- Dadsnet: baby carrier backpacks, any pearls of wisdom?
Evening folks. the wee one has reached the point where she’s outgrown her array of carrying devices so looking to invest in a backpack style baby carrier for getting out into the countryside and such like. Thinking something along the lines of this:
Given that they don’t come cheap, has anyone got any experience to share, what to look for / avoid etc?Posted 4 years agoNobeerinthefridgeSubscriber
I had a little life, was brilliant. Don’t be out off by the price, for two reasons. You’ll not lose much on it, when the time comes to sell. But more importantly, I had a fab time with my little girl on my back, was an absolutely awesome time that I truly wish I could go back to.
I used to carry a little mirror around, so I could see her smiling when being carried around, but the best bit was when she fell asleep. Super cuteness.Posted 4 years ago
We went for the little life voyager SE for a number of reasons –
It has an adjustable back so can be comfortable for both me and my half pint wife
It has a large storage area so we can get everything we need for a day out in one pack (yes it means that the pack is heavy but it’s less hassle than having a pack, and a bag). Our three year old still fits comfortably in it, and because the pack is based around a good rucksack design she’s still comfortable to carry.
It has a detachable day pack so that if we’re having a big day out, picnic etc we can split the load. This was particularly useful on holiday when we had picnic lunches most days.
The other thing about the little life ones is that they have the pad for the kids head when they fall asleep, a little thing I know but our littlun regularly fell asleep in it, and drooled on it. Being able to take it off and wash it is a big plus!Posted 4 years agoGarry_LagerSubscriber
We have that deuter model and it’s been superb – doubt you would go wrong with any of the carriers around that price range tbh.Posted 4 years ago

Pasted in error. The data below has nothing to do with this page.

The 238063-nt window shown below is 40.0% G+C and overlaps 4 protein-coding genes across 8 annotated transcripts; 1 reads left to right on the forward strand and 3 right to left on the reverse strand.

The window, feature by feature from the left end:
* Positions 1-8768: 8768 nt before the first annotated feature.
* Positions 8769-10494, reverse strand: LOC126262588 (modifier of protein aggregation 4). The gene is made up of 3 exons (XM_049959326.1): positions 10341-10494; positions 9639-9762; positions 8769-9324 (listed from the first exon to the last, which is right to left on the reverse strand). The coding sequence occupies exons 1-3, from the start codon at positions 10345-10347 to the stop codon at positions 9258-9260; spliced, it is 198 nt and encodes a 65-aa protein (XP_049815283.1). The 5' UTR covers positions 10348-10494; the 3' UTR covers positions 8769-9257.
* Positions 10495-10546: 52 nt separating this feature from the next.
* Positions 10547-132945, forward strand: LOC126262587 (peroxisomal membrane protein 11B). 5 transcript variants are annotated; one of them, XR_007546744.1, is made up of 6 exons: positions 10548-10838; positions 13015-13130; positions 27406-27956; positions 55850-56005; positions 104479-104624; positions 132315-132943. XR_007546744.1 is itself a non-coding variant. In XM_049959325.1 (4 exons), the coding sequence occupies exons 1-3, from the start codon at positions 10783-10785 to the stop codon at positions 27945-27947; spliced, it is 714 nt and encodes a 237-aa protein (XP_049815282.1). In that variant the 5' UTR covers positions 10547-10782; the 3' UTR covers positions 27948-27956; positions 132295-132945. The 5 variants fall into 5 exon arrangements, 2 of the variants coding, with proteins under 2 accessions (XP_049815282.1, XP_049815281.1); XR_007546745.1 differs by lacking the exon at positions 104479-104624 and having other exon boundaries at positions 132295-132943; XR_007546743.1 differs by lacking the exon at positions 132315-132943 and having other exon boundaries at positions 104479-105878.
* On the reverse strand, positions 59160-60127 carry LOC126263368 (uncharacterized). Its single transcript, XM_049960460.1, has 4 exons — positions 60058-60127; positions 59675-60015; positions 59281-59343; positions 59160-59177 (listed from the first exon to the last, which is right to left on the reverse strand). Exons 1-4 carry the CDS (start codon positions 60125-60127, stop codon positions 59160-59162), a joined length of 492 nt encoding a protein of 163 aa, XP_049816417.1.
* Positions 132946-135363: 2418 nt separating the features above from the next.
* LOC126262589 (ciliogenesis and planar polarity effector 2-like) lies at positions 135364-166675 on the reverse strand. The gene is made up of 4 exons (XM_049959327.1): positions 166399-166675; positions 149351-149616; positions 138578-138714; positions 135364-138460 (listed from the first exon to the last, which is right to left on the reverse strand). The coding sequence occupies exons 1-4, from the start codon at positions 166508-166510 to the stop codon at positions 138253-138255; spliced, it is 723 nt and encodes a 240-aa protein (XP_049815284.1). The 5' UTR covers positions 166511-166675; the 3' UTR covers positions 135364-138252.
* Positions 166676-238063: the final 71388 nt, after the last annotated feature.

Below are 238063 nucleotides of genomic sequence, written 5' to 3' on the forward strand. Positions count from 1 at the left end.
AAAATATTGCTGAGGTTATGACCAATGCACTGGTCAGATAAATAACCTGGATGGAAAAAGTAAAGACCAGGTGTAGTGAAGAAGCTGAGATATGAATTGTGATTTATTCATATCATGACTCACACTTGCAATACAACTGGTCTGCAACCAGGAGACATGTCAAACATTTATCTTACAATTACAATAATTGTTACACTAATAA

Ours doesn’t have support for sleeping heads that bigG mentions – that would be a nice feature. We always improvised some clothing wrapped up to do the same job, but a dedicated thing would be good – they fall asleep frequently in them.
We went for the little life one – detachable, washable pillow thing, adjustable back and decent carrying capacity also. It came with a little ‘roof’ which keeps light rain off but the rain cover is recommended.
Must admit, it took a few walks playing with the straps to get it comfy but it’s brilliant now. Don’t suppose you’ll go far wrong with any of these – I do like the sound of the detachable bag ^^^.Posted 4 years agoWillHMember
We ended up with a second-hand Phil&Ted Metro. Took wee fatty along to the shop (second-hand shop for kids’ gear, bargains galore) and tested out about half a dozen with him in it. Some were terrible, some ok, some seemed great, but it’s worth trying a few on with the kid aboard to see how they sit.Posted 4 years ago
It’s not the weight of it I struggle with at all. I’m used to carrying heavier packs and slinging them on is fine. It’s the actual slinging it over my shoulder without tilting the thing at an awkward angle and terrifying the little princess that’s in it which got me.
Sorry I should have been clearer.Posted 4 years agomatther01Member
Got some good advice off here and got a little life ultralight convertible. Think I got it new for £70 from Sports Direct.
It needed to fit the hand luggage restrictions for going abroad which some of voyager etc dont.
They are brilliant and my little lad loves it…but when he falls asleep I always panic he’s going to break his neck as it flops all over the place!Posted 4 years agoFunkyDuncMember
We had a little life that I sold on here.
Ones with stands are pointless, I would never leave junior strapped in without one of us being close by.
Try lots of brands to see which suits your back best, there are big differences.
Make sure there is plenty of storage and also storage that is easy to access ie not zipped.
Jnr FD would often fall asleep on the cushion thing at the front.